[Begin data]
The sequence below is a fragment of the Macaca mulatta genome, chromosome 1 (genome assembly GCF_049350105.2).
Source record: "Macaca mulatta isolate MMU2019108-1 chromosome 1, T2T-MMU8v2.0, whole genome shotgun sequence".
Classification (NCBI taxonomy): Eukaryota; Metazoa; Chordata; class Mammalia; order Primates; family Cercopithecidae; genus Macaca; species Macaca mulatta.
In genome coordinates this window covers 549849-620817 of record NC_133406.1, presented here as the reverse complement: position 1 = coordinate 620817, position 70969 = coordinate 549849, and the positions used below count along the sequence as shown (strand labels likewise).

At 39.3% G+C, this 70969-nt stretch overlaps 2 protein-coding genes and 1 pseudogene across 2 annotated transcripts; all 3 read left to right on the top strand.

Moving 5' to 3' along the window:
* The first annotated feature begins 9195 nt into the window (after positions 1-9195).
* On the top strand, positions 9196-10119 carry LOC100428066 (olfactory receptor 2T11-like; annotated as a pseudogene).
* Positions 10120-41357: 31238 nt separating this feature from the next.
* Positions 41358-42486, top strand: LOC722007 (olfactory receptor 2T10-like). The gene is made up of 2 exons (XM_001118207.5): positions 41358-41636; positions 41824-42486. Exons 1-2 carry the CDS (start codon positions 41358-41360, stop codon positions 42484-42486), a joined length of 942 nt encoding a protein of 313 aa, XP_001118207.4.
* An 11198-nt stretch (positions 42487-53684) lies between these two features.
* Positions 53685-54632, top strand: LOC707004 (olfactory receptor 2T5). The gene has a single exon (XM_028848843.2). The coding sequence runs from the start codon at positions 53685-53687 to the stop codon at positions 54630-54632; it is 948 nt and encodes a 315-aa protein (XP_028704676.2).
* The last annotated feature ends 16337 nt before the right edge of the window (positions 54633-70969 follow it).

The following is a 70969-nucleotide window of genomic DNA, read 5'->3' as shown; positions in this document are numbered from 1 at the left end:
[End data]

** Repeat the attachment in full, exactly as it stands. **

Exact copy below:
The sequence below is a fragment of the Macaca mulatta genome, chromosome 1 (genome assembly GCF_049350105.2).
Source record: "Macaca mulatta isolate MMU2019108-1 chromosome 1, T2T-MMU8v2.0, whole genome shotgun sequence".
Classification (NCBI taxonomy): Eukaryota; Metazoa; Chordata; class Mammalia; order Primates; family Cercopithecidae; genus Macaca; species Macaca mulatta.
In genome coordinates this window covers 549849-620817 of record NC_133406.1, presented here as the reverse complement: position 1 = coordinate 620817, position 70969 = coordinate 549849, and the positions used below count along the sequence as shown (strand labels likewise).

At 39.3% G+C, this 70969-nt stretch overlaps 2 protein-coding genes and 1 pseudogene across 2 annotated transcripts; all 3 read left to right on the top strand.

Moving 5' to 3' along the window:
* The first annotated feature begins 9195 nt into the window (after positions 1-9195).
* On the top strand, positions 9196-10119 carry LOC100428066 (olfactory receptor 2T11-like; annotated as a pseudogene).
* Positions 10120-41357: 31238 nt separating this feature from the next.
* Positions 41358-42486, top strand: LOC722007 (olfactory receptor 2T10-like). The gene is made up of 2 exons (XM_001118207.5): positions 41358-41636; positions 41824-42486. Exons 1-2 carry the CDS (start codon positions 41358-41360, stop codon positions 42484-42486), a joined length of 942 nt encoding a protein of 313 aa, XP_001118207.4.
* An 11198-nt stretch (positions 42487-53684) lies between these two features.
* Positions 53685-54632, top strand: LOC707004 (olfactory receptor 2T5). The gene has a single exon (XM_028848843.2). The coding sequence runs from the start codon at positions 53685-53687 to the stop codon at positions 54630-54632; it is 948 nt and encodes a 315-aa protein (XP_028704676.2).
* The last annotated feature ends 16337 nt before the right edge of the window (positions 54633-70969 follow it).

The following is a 70969-nucleotide window of genomic DNA, read 5'->3' as shown; positions in this document are numbered from 1 at the left end: